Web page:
Beating the Aussies for the America's Cup was nice, but victory on the water just doesn't seem to wash, does it? The way I see it, the U.S. is in desperate need of a solid triumph on land. Not a small one, mind you, not a pitchers' duel of a win, but a good old-fashioned rout. A landslide.
Yeah, that's the ticket. A massacre. And NFL commissioner Pete Rozelle is the one man who could arrange it. Pete, drop everything on your agenda—the labor dispute, TV ratings, the Brian Bosworth p.r. snafus—and get busy arranging a series of football games against foreign countries: Giants vs. Guyana; Bears vs. Bangladesh; Raiders vs. Libya in a battle of the bad boys, with SMU taking on Iran in the prelim.
The series would be played in the U.S. under the banner of goodwill, with brunches at the White House for the foreign dignitaries. But after that it would be all business and bruises, baby. "Here's a halftime score from RFK Stadium, Brent. Redskins 87, Republic of Botswana zero."
Folks, you don't have to be a Red-baiting, flag-waving xenophobe to notice that the ol' U.S. of A. isn't exactly cleaning up in the wide world of sports. The situation has gotten so dire that even politicians are sticking fingers in the dike; witness Senator Lowell Weicker's bill to confer hurry-up U.S. citizenship on Ivan Lendl. Not incidentally, Weicker is from Connecticut, Lendl's adopted state and the site of America's Davis Cup flop against West Germany in July.
September 27, 1987
Now I, for one, would be pleased to have Lendl as a fellow citizen (though I'm not crazy about his guard dogs), but shouldn't we be just a tad embarrassed that after jeering him in Davis Cup matches, we're suddenly willing to claim him as our own? Beyond that, the simple fact is, Lendl the tennis player won't be America's own, whatever his passport may say. And though no one deserves her U.S. citizenship more than Martina Navratilova, we must remember that she didn't emerge, pig-tailed, from Nick Bollettieri's Tennis Academy. And neither did Steffi, who, like Boris, Mats, Stefan and Pat, doesn't even want to be an American citizen.
And, oh, how we would love to claim Greg Norman, too—that big blond macho golfer with the Florida home and the American wife—but he remains an Aussie through and through. Remember when Arnie and Jack, last names unnecessary, teed off on the rest of the golfing world? Now it's Greg and Seve. And Bernard Langer to add a third.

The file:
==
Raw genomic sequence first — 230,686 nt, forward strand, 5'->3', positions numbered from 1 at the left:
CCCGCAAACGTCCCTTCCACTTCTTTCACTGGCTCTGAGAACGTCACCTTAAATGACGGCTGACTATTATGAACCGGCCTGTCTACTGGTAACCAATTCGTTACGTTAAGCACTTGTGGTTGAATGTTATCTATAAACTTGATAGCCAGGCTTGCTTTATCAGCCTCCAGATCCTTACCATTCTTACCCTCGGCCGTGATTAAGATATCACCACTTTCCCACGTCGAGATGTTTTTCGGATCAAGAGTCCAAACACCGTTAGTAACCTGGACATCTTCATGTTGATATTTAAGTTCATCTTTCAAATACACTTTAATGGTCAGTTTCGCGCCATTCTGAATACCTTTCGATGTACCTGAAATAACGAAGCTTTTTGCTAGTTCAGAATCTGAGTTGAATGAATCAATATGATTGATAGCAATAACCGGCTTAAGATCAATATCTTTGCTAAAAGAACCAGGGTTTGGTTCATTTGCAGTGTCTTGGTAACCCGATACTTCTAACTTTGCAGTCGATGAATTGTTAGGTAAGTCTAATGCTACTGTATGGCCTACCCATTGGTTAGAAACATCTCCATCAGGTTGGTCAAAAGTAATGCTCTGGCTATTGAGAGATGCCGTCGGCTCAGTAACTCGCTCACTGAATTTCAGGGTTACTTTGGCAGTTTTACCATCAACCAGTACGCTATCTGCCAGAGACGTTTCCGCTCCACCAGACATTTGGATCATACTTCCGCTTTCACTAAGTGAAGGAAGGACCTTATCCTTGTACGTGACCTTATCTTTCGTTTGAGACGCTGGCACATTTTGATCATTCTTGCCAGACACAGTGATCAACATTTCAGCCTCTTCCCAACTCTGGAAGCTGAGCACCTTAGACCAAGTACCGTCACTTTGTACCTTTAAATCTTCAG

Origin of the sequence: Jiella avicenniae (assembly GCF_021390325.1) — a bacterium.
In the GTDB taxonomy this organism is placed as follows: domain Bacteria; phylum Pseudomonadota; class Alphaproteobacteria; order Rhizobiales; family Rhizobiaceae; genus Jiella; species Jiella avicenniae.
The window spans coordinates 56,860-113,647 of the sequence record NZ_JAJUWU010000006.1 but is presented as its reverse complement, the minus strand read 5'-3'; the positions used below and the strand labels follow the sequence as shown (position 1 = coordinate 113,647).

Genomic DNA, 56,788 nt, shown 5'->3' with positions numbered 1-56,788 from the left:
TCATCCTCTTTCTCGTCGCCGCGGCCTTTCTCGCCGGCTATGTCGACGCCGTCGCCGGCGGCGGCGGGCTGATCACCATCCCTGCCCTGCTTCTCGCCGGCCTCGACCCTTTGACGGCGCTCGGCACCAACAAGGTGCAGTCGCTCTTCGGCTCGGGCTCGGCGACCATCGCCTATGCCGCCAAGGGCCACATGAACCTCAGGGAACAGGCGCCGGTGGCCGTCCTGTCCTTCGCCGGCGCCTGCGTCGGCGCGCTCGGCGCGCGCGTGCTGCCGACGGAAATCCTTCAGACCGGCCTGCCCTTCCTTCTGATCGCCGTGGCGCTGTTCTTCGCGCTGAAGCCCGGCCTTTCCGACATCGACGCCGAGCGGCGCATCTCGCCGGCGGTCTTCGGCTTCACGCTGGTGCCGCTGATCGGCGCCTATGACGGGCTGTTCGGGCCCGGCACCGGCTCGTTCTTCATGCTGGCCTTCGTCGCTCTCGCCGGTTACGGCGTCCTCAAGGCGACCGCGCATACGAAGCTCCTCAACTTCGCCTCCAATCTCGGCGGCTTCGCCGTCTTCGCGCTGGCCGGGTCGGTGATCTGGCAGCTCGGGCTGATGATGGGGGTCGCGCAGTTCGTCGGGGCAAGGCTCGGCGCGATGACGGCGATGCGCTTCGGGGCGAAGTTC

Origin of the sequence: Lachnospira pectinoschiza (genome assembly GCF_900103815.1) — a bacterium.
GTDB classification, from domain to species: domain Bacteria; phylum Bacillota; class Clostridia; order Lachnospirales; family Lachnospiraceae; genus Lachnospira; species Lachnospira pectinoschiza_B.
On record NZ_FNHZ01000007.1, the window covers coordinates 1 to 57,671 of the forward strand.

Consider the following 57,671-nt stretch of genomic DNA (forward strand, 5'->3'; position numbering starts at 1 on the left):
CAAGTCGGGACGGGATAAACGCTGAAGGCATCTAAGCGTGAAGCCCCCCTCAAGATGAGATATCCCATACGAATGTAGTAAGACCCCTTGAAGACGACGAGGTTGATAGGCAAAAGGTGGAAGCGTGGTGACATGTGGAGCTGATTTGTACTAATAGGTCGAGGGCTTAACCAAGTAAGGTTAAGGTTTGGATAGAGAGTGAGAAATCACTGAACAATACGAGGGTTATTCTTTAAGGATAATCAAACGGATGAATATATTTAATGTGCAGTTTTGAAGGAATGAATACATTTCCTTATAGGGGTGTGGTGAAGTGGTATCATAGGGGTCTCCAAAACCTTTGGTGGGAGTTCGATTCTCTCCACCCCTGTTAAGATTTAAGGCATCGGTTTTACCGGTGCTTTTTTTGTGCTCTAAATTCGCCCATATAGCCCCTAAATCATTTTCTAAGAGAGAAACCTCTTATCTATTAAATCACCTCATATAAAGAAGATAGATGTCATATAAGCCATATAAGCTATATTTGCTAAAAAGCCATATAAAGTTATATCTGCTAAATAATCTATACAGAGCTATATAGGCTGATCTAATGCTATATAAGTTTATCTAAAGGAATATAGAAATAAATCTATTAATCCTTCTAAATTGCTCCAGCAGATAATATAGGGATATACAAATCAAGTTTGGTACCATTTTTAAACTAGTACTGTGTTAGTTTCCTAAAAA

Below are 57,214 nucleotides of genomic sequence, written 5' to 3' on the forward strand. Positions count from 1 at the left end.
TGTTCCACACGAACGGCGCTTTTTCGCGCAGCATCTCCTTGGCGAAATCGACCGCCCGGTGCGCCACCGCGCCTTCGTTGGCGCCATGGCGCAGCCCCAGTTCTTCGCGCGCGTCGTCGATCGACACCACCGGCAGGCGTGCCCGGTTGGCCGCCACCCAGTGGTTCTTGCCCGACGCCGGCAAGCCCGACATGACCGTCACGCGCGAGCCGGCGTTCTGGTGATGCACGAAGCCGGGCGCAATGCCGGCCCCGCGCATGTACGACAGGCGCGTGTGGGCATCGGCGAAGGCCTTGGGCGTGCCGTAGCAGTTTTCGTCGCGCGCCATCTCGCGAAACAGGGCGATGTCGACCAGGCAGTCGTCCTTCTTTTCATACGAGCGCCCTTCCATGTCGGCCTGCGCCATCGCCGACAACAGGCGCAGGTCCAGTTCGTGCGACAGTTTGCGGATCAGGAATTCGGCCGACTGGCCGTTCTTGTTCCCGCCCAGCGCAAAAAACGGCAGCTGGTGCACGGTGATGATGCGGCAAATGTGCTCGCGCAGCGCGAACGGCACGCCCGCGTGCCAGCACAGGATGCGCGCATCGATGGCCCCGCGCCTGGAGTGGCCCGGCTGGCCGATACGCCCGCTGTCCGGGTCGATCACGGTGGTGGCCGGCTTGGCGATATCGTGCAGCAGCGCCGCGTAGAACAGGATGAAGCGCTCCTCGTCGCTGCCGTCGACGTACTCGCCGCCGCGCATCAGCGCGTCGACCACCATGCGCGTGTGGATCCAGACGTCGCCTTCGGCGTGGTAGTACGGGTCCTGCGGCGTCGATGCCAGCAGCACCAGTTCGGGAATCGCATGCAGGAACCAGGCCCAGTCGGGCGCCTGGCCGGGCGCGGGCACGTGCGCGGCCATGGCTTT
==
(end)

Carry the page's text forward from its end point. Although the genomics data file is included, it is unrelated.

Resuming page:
In soccer, at least, the U.S. hasn't fallen off. It was never on. The last time I watched a soccer game on public TV, a German club named Borussia M‚Äö√†√∂‚Äö√†√ánchengladbach was in action. I don't want to watch Borussia M‚Äö√†√∂‚Äö√†√ánchengladbach. I want to watch a team with a name I can pronounce. What has happened to the American soccer boom we all have been waiting for? Hello? Are you out there? The U.S. is the fourth-largest country on earth, and Costa Rica, a nation that could be fully carpeted in a matter of hours, beat America in its last World Cup outing.
The folks who run U.S. hockey turned absolutely giddy a couple of weeks ago when Team USA won two games in the qualifying round of the Canada Cup. However, the Soviets quickly brought them back to earth, which, in international hockey, is exactly where Americans belong—on earth, off skates. The videotape of the Miracle at Lake Placid is getting a little worn, no?
The U.S. had its moments in the recent World Track and Field Championships—but not enough of them. The sprints used to be dominated by American flyboys. This year Carl Lewis lost the 100 to a human cannonball named Ben Johnson, who is from not one but two foreign countries—Jamaica, where he was born, and Canada, where he now lives. It's true that the 1,500-meter world champion competed for a U.S. college last spring, but somehow Abdi Bile of George Mason doesn't have the same heartland ring as, say, Jim Ryun of Kansas. Bile is from Somalia.
The Pan Am Games really hurt. The U.S. boxing team turned in a miserable performance against Cuba. And who can erase the memory of some Brazilian basketball player going for 46 points against the U.S.? They hold the Pan Ams in Indiana, and the U.S. doesn't win hoops? Or baseball? And how can we overlook those Far East kids who keep punishing American lads in the Little League World Series (this year's championship game was a mere 21-1, Taiwan over Irvine, Calif.).
Pete, you can do something about it now. Stop sending your NFL teams to London to beat each other's brains in. Instead, bring in some foreign teams and beat their brains in. Think about it. New England vs. New Caledonia. Denver vs. Denmark. Seattle vs. Sudan. And let's see what that juggernaut from Costa Rica can do with those 49ers, huh?